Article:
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Reader’s Question:

I am trying to find info on what happened to Celtic Saving and Loan Association.  My grandmother had this certificate from 1936 (pictured below).  Thanks, Tom D.   

1936.Celtic.S.L.certificate.jpg

HI’s Answer:

Celtic Saving and Loan Association was the first institution in Indianapolis to finance home building projects.  Founded in the spring of 1874 by a group of men who lived near one another on the south side, some of its original members’ surnames were O’Connor, O’Brien, Moriarty, Rinehan, Donnehy, and Clancy.  As the men were all of Irish descent, they chose the name Celtic to honor the language of their families’ origins.

Organized in a grocery on the corner of S. Delaware and E. South Streets, Celtic began with a few hundred dollars from each of its founders.  Loans to build or repair homes were made to friends and neighbors at reasonable interest rates.  Transactions were initially conducted in a room at the rear of the store.  As the number of people in attendance at association meetings increased, Celtic needed a larger space.

In 1884, the group moved to its second location, a meeting hall at the corner of W. Georgia Street and S. Capitol Avenue, adjacent to St. John the Evangelist Catholic Church .  There association members gathered every Thursday night to make their deposits and hear applicants’ requests for loans.  As Celtic continued to grow, the need for a permanent location and a more structured organization became evident.  In 1888, Celtic Saving and Loan Association Number 3 was established.  The first person chosen by the members to lead the association was John Richard Welch (1856-1934).

Celtic's first head, John R. Welch in 1927 at age 71 (photo courtesy of great-granddaughter Rita Welch)

Celtic S & L’s first head, John Richard Welch, in 1927 at age 71   (photo courtesy of Rita Welch)

John R. Welch was born in the small town of Warsaw in Gallatin County, Kentucky, just across the Ohio River from the southeast corner of Indiana.  His parents, Thomas and Ann Welch, had immigrated to the United States from Dublin, Ireland, less than a year before his birth.  When John was 18, the family came north to Indianapolis.  Their first residence was on Blake Street, just north of Washington Street and west of Military Park.

1876 city directory listed James, John, and Thomas Welch at 43 Blake Street (image courtesy of IUPUI Digital Archives)

1876 city directory listed James, John, and Thomas Welch at 43 Blake  (image courtesy of IUPUI Digital Archives)

Over the next few years, John Welch worked as a laborer for the Indianapolis Water Company, Kingan & Company Meat Packers, and Woodburn-Sarven Wheel Co.  Desiring the education and qualifications that would provide him with better employment, Welch took night classes at a commercial college after his work day ended.  He also invested some of his earnings in Celtic.  When the newly reorganized Celtic Savings and Loan Association moved into its new office space at 52 Monument Place (now Monument Circle), John R. Welch opened his eponymous real estate and insurance business in the same building.

Celtic Savings and Loan Association was located at 24 Monument Place from 1888 until 1923 (Bass Photo Company Collection, Indiana Historical Society

From 1888 to 1923, Celtic Savings and Loan Assn. and the John R. Welch Company were both located at 24 Monument Place    (photo courtesy of Bass Photo Company Collection, Indiana Historical Society)          CLICK TO ENLARGE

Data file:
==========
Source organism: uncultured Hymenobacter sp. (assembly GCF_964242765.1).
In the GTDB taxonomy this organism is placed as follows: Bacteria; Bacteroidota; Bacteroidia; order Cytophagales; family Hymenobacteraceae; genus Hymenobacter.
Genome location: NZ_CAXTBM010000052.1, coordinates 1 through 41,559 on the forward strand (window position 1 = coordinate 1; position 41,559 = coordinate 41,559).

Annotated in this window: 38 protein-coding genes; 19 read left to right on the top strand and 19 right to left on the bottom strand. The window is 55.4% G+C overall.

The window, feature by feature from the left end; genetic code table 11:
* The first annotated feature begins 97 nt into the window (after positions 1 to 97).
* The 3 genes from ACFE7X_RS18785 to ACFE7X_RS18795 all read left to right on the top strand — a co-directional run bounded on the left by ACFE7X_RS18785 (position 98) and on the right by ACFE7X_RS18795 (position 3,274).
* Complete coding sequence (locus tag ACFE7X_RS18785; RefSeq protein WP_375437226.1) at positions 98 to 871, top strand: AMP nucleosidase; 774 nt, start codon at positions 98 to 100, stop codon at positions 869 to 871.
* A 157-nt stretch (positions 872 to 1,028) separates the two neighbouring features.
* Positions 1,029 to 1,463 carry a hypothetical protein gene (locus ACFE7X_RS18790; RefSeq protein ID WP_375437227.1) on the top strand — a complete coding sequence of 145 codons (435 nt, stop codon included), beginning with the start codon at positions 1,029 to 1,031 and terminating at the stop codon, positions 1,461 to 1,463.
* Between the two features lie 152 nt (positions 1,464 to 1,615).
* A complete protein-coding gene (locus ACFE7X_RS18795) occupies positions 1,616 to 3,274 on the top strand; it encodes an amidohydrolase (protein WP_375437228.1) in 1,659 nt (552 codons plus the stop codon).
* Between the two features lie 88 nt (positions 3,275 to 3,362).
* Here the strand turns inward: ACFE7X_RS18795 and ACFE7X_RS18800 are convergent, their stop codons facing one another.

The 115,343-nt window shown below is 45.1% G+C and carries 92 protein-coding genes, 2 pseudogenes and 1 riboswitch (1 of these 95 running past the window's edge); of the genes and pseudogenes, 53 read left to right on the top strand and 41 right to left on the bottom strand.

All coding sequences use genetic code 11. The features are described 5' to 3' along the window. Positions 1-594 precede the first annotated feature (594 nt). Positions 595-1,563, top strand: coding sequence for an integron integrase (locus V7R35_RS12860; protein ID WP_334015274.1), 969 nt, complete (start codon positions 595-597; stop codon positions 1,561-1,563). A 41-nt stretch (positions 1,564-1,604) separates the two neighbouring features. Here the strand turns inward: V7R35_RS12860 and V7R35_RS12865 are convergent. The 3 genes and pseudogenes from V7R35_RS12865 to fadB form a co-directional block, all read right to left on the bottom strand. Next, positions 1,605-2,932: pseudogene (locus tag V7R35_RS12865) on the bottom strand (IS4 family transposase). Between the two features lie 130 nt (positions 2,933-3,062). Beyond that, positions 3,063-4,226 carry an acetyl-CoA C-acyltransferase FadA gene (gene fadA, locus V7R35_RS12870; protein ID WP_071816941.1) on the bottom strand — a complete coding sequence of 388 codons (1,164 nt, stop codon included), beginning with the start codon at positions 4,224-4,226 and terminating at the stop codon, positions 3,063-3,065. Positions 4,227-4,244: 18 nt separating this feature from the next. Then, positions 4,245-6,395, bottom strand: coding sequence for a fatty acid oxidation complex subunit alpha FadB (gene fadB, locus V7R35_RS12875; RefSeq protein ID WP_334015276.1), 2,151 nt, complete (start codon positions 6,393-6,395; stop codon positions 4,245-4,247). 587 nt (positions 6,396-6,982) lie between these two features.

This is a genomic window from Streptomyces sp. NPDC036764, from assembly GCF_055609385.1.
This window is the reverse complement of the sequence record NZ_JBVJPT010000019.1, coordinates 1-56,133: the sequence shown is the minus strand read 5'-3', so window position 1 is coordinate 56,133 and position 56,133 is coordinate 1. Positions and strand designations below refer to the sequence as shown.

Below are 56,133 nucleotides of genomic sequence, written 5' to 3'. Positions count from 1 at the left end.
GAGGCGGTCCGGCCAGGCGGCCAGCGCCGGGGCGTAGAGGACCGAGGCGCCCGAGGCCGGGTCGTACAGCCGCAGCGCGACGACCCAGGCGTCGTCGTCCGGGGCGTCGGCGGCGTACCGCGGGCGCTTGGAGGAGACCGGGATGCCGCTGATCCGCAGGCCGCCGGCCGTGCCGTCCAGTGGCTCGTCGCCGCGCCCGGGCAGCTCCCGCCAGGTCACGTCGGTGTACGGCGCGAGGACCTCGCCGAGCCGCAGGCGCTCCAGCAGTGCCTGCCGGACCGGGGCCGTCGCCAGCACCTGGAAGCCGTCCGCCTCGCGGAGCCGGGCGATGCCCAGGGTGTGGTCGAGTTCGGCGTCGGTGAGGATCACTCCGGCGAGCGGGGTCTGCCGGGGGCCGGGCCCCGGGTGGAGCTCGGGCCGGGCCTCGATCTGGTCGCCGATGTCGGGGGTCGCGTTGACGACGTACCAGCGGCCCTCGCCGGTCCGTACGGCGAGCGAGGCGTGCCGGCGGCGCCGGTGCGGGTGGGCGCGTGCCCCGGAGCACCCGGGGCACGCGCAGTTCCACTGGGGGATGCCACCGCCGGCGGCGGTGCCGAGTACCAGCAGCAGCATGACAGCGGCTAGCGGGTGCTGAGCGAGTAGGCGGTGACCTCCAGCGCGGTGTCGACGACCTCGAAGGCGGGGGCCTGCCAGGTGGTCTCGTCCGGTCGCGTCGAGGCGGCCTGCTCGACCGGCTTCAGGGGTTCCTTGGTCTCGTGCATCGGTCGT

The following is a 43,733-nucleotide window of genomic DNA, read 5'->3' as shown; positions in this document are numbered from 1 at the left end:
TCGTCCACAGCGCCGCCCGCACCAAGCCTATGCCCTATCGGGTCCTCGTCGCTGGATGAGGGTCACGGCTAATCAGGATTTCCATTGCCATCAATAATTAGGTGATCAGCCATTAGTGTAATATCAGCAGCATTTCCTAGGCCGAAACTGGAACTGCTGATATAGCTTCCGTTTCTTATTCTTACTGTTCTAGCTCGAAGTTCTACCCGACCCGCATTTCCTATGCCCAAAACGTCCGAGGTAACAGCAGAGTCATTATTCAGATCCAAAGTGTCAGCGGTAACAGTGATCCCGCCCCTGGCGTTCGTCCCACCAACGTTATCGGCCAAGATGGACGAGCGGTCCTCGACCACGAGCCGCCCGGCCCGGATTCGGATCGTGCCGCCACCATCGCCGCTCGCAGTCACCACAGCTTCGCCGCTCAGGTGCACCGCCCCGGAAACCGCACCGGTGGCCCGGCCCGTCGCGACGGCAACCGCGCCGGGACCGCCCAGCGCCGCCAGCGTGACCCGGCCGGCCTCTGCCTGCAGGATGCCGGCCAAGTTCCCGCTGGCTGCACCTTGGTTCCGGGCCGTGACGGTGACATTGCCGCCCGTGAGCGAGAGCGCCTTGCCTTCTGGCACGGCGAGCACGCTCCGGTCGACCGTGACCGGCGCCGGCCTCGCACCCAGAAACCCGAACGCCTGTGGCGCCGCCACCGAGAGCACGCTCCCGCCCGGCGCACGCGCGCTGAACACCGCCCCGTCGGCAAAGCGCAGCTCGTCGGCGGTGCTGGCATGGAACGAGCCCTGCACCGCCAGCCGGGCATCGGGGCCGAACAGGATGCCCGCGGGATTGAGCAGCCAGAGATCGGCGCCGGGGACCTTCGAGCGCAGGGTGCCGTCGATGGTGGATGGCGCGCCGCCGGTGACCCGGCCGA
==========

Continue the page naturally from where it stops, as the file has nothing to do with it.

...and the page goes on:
Celtic Savings and Loan Association operated from its offices in the southwest quadrant of the Circle for thirty-five years.  In 1923, the building was sold to the heirs of Charles Test, who demolished it and the building next door to it.  The Test Building was then erected on the corner of W. Market Street and Monument Circle.  The mixed-use structure was considered very innovative, as it included one of the earliest parking garages in Indianapolis, the Circle Motor Inn.  Both Celtic and John R. Welch Co. relocated one block north of the Circle to 23 W. Ohio Street in 1923, where it would remain for the next thirty-five years.  It was located between N. Meridian Street and an alley mid-block known as Bird Street.  In 1969, that portion of W. Ohio Street became the site of a Hilton Hotel.  Today it is a Sheraton Hotel.

In 1923, the Celtic Federal Savings and Loan Association moved to 23 West Ohio Street, between Meridian and Illinois Streets (Pierre and Wright Architectural Records Collection, Ball State University Drawings and Documents Archive)

In 1923, the Celtic Federal Savings and Loan Association moved to 23 West Ohio Street, between Meridian and Illinois Streets (photo courtesy of Pierre and Wright Architectural Records Collection, Ball State University Archives)

In 1934, John R. Welch passed away, whereupon his oldest son Leo Francis Welch, Sr. (1893-1956) assumed the leadership of Celtic.  Leo was president for more than twenty years.  During the years Leo led Celtic, it added the word “Federal” to its name, and an “s” to the word “saving.”

Leo Francis Welch in 1929 (photo courtesy of granddaughter, Rita Welch)

Leo Francis Welch in 1929 at the age 36    (photo courtesy of Rita Welch)

Following Leo’s death, his son, John Richard Welch (1923-1989), became the third generation of the Welch family to preside over Celtic’s operations.  In 1959, Celtic Federal Savings and Loan Association moved to new quarters in the Union Title Building on the southwest corner of N. Delaware and E. Market Streets.  Within a few years of Celtic’s move to 163 E. Ohio Street, the practice of mergers had begun to occur.  Smaller institutions simply could not compete with their larger competitors, especially after legislation permitted savings and loan associations and commercial banks to establish branches in contiguous counties.  Celtic had never had more than its one location, downtown, and it was not economically feasible to begin building suburban branches at that time.

(Celtic matchbook provided by Kelly Welch Teirumniks)

(Celtic matchbook provided by Kelly Welch Teirumniks)

In 1966, Celtic made the decision to merge with First Federal Savings and Loan Association.  First Federal was a relative newcomer in the S & L arena.  Founded in 1934, it had grown to six branches by the Sixties.   Celtic closed its doors on December 19, 1966.  Its employees moved over to First Federal’s main branch at 1 N. Pennsylvania Street and were absorbed into the First Federal staff.  John R. Welch became Senior Vice President of First Federal.  After retiring from First Federal, he was a real estate broker for a few years.  He passed away in 1989.